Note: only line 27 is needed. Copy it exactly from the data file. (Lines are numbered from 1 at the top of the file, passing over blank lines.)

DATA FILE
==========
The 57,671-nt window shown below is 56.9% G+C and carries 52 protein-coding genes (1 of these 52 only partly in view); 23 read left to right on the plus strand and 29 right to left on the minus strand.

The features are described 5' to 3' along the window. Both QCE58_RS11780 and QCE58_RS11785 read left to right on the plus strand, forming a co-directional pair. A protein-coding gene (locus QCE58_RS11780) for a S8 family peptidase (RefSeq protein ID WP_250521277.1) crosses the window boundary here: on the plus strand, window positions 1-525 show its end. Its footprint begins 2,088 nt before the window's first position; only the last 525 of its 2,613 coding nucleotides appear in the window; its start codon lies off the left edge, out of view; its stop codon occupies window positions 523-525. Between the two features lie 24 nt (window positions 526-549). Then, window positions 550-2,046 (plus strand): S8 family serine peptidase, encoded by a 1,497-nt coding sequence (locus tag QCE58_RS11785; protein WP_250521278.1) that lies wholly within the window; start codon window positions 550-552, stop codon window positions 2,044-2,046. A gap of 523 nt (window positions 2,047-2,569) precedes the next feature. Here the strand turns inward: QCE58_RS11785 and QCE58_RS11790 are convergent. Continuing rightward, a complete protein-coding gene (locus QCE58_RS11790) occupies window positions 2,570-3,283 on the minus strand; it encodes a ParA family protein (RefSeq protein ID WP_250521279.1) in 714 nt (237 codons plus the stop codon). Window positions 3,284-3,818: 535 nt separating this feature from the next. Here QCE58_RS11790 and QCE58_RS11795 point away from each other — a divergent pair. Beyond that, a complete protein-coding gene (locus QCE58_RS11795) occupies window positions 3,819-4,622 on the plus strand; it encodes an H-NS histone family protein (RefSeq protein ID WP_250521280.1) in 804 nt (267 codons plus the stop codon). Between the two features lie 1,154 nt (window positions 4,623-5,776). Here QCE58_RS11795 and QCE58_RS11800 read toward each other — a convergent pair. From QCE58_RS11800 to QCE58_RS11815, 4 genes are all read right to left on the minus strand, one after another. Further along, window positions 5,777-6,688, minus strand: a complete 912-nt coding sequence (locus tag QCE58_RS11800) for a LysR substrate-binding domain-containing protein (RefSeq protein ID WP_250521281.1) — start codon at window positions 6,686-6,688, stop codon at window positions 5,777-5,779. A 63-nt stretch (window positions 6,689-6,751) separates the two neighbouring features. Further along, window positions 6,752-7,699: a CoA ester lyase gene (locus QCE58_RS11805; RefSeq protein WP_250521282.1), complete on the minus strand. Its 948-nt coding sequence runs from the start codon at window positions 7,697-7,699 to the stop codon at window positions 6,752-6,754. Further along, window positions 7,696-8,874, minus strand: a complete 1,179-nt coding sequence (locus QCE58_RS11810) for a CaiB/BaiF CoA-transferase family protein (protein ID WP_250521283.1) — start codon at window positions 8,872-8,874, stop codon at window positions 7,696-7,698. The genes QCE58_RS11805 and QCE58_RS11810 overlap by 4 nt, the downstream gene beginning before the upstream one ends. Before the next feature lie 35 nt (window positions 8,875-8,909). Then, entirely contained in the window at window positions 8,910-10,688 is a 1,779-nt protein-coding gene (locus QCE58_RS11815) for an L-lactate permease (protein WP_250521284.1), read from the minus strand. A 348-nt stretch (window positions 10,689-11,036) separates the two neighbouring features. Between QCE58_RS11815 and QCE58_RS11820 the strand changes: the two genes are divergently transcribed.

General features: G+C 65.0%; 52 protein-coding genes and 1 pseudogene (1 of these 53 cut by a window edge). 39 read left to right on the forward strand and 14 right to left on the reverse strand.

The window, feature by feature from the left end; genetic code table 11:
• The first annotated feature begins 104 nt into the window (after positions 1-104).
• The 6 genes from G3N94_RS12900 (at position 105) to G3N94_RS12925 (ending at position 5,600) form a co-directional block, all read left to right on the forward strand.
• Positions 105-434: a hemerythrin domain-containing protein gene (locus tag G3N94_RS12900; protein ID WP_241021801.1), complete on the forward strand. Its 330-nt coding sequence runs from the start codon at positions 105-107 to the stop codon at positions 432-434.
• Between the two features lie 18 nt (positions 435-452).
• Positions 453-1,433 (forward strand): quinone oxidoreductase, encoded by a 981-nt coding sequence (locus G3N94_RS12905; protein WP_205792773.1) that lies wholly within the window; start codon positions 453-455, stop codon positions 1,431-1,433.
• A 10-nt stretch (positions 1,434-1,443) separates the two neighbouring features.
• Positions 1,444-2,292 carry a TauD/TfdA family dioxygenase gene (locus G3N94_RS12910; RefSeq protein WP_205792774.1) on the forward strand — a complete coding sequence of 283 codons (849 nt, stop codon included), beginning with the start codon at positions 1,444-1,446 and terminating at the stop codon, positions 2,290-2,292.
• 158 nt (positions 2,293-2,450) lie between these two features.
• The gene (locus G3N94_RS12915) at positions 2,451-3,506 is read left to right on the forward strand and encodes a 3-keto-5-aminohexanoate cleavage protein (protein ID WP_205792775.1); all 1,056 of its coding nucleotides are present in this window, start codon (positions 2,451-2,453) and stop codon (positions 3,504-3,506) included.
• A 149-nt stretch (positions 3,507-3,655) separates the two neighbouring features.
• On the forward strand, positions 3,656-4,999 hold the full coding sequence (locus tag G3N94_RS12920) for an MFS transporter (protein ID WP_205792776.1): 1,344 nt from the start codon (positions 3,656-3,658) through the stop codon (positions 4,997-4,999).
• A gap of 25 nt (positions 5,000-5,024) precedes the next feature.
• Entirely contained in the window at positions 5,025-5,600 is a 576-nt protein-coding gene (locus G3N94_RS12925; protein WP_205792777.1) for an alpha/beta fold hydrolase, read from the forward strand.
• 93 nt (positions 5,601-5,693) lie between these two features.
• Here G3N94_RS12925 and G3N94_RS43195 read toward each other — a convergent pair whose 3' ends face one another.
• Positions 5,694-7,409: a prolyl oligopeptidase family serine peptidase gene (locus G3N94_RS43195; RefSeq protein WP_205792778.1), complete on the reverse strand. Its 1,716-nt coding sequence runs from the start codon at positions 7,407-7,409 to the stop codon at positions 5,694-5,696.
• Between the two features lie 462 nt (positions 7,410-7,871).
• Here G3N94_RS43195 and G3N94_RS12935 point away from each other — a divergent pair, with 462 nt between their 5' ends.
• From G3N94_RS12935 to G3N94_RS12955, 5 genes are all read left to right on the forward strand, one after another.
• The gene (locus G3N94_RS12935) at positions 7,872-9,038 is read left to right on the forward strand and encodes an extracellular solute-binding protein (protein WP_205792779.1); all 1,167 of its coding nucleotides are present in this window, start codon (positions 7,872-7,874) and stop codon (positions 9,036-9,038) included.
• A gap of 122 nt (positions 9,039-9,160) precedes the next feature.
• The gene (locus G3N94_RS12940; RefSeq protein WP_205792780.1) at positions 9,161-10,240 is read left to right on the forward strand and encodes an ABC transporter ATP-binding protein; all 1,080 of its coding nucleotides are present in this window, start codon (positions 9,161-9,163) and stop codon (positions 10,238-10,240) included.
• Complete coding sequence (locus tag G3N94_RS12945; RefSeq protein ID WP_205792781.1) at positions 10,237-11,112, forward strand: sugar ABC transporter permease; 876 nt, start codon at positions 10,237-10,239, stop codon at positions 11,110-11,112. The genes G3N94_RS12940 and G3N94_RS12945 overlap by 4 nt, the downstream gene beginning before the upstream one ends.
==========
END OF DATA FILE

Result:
• Complete coding sequence (locus tag G3N94_RS12945; RefSeq protein ID WP_205792781.1) at positions 10,237-11,112, forward strand: sugar ABC transporter permease; 876 nt, start codon at positions 10,237-10,239, stop codon at positions 11,110-11,112. The genes G3N94_RS12940 and G3N94_RS12945 overlap by 4 nt, the downstream gene beginning before the upstream one ends.